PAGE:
The Maidens is a clever psychological thriller steeped in the academic atmosphere of Cambridge University and with a final twist, I only partially saw coming.
“The oracles agree, in order to defeat the enemy and save the city, a maiden must be sacrificed, a maiden of noble birth.”
I’m a sucker for an association to Greek mythology and with the Goddess Queen of the Underworld, Persephone ‘The Maiden’, teasing with ancient stories that draw a connection to a current set of events, this had me quickly engrossed in the story.
Mariana is a therapist and alumni of St Christopher’s College, Cambridge University, where her niece Zoe is currently a student. Mariana rushes to her niece’s side when her best friend Tara is brutally murdered. She needs to provide support to Zoe through her grief, all the more acute as Mariana is still reeling from the sudden accidental death of her soul mate and husband, Sebastian.
Zoe informs Mariana that Tara was a Maiden, one of a close secretive group of powerful and beautiful female students under the close tutelage of Professor Edward Fosca. A hugely popular and charismatic professor of Greek history, Fosca is suspected of being the murderer by Zoe, and as Mariana listens, she feels the need to protect her niece and investigate the crime. Mariana engages old and new friends with a steely intent to help explore what happened and gradually becomes more convinced that Fosca is the murderer. She just needs to find the evidence. What Alex Michaelides does well is to provide other possible suspects and motives, and as Mariana becomes fixated with Fosca, the little grey cells start suspecting other characters – but maybe that’s the point.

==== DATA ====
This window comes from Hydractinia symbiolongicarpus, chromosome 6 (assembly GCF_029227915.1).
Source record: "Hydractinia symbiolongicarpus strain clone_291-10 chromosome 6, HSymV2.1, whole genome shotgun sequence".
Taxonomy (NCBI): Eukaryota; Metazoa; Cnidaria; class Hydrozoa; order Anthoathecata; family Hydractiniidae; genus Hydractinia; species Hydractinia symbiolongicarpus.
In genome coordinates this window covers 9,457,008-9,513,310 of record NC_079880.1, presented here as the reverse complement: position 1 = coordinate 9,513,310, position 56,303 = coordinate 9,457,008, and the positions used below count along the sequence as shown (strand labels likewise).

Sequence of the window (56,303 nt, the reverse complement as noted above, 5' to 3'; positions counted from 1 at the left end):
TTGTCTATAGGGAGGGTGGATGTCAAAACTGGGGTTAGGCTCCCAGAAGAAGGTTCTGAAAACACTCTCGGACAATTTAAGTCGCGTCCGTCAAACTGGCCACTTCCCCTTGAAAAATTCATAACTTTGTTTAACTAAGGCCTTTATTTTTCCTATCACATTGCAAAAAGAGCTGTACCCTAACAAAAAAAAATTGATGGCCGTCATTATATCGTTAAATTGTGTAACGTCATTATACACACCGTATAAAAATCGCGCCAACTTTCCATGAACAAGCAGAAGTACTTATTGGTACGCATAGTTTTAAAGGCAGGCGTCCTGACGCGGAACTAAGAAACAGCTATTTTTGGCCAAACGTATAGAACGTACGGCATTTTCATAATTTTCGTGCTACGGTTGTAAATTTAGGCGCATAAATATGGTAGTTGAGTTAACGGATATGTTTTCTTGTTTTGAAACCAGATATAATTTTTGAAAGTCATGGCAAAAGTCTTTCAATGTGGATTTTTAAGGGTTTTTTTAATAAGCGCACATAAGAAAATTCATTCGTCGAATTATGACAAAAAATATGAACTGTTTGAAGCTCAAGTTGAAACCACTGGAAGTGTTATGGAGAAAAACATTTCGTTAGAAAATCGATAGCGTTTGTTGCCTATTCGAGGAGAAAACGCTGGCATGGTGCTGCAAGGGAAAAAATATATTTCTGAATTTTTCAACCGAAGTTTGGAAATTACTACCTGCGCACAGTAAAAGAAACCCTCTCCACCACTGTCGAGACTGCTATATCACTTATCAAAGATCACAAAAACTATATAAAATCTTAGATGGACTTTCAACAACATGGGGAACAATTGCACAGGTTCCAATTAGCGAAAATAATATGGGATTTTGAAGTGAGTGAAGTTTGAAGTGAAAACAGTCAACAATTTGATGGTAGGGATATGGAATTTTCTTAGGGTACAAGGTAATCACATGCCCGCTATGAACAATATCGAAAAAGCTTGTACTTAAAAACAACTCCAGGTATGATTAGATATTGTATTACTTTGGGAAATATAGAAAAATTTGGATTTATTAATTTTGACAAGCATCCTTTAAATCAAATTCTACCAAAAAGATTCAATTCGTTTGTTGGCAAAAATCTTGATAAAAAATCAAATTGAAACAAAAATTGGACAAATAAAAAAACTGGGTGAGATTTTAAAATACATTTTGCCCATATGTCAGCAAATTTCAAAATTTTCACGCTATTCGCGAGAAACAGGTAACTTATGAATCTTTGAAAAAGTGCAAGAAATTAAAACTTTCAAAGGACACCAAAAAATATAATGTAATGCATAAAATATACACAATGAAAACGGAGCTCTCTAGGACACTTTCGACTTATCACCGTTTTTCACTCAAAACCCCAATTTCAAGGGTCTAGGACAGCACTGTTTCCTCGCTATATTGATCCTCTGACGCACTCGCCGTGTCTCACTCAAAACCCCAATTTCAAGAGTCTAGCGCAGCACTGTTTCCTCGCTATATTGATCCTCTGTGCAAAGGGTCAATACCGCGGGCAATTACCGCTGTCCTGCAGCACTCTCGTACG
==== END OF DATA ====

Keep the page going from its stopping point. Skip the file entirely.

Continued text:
There is a different perspective listening to a book rather than reading it. As for this audiobook, I was completely engrossed, and the story had great momentum throughout. The narrator had a lovely tone and tempo that perfectly matched the pace of the narrative. The short chapters helped in so many ways, especially as I am still a novice at listening rather than reading books. The atmosphere of a prestigious academic institution was very well captured although most of the characters were very one dimensional with a specific role. The concept of the six beautiful Maidens was intriguing, and it tied reasonably well to the character of Fosca but not so well to the environment and the ostentatious display of their elitism in a place like Cambridge.
The Maidens is a very entertaining story with a brutal and chilling murderer that is clearly following a plan to right some wrong or gain something valuable. The plot is well thought out and the reference to Greek mythology is intriguing. I would recommend this book and would also like to thank Macmillan Audio and NetGalley for providing me with a free audiobook ARC copy in return for an honest review.